A closing story: There is an old Jewish tale about a soap maker who did not believe in God. One day as he was walking with a rabbi and said, “Rabbi, there is something I simply cannot understand. We have had religion for thousands of years. But everywhere you look there is evil, corruption, dishonesty, injustice, pain, hunger, and violence. It appears that religion has not improved the world at all. So I ask you, what good is it?” The rabbi did not answer for a time but continued walking with the soap maker. Eventually they approached a playground where children, covered in dust, were playing in the dirt. “There is something I don’t understand,” the rabbi said. “Look at those children. We have had soap for thousands of years, and yet those children are filthy. So what good is soap?” The soap maker chuckled and replied, “But rabbi, it isn’t fair to blame soap for these dirty children. Soap has to be used before it can accomplish its purpose.” The rabbi smiled and said, “Exactly.”
Even in this unprecedented digital age, maybe now more than ever, I believe that the texts and traditions of Judaism can help us remain and become more fully human, to actualize our humanity’s greatest gifts and diminish a measure of our inevitable suffering...IF we choose to use them, as today’s Torah portion, Nitzavim, urges us.
Torah or Jewish learning, studying the stories of our ancestors and probing their perspectives, allows us to meaning out of the sometimes seeming randomness of our lives. Jewish spirituality, Avodah, and prayer in particular, offers both a vessel and vehicle for our human yearning, that deep desire to connect to something greater than ourselves, be it God, the generations of our people, or enduring ethical principles that have guided Jews for millenia. And doing Gemilut Hasadim, acts of kindness and compassion, justice and righteous giving, reinforce in us an altruism that no machine will ever manifest. It’s why after rolling out our new LT Family Mitzvah Corps just last week, in less than 48 hours more than 50 families immediately signed on to take part. (In fact, they’re the ones who placed all the stones on our Yahrzeit memorial wall this Yom Kippur.)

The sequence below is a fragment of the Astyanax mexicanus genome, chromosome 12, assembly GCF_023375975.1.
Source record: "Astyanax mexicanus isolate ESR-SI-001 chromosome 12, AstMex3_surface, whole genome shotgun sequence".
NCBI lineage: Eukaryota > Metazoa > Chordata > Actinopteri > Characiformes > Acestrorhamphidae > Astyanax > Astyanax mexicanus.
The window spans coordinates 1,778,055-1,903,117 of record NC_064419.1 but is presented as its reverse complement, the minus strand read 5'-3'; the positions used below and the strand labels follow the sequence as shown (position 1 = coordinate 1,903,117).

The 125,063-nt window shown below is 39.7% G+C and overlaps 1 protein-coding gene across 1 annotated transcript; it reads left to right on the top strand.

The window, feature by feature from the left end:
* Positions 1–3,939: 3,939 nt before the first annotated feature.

As the closing credits roll at the end of the Barbie movie, the unmistakable voice of Billie Eilish hauntingly sings, “What was I made for?” Seeking answers to this ultimate question, on this holiest day of Yom Kippur and every other day of the year too, is a singular privilege of being human. May we never take it for granted, may we find fulfillment using those spiritual tools Judaism offers us, and may we all be sealed for good in the Book of Life. Gmar Chatimah Tovah.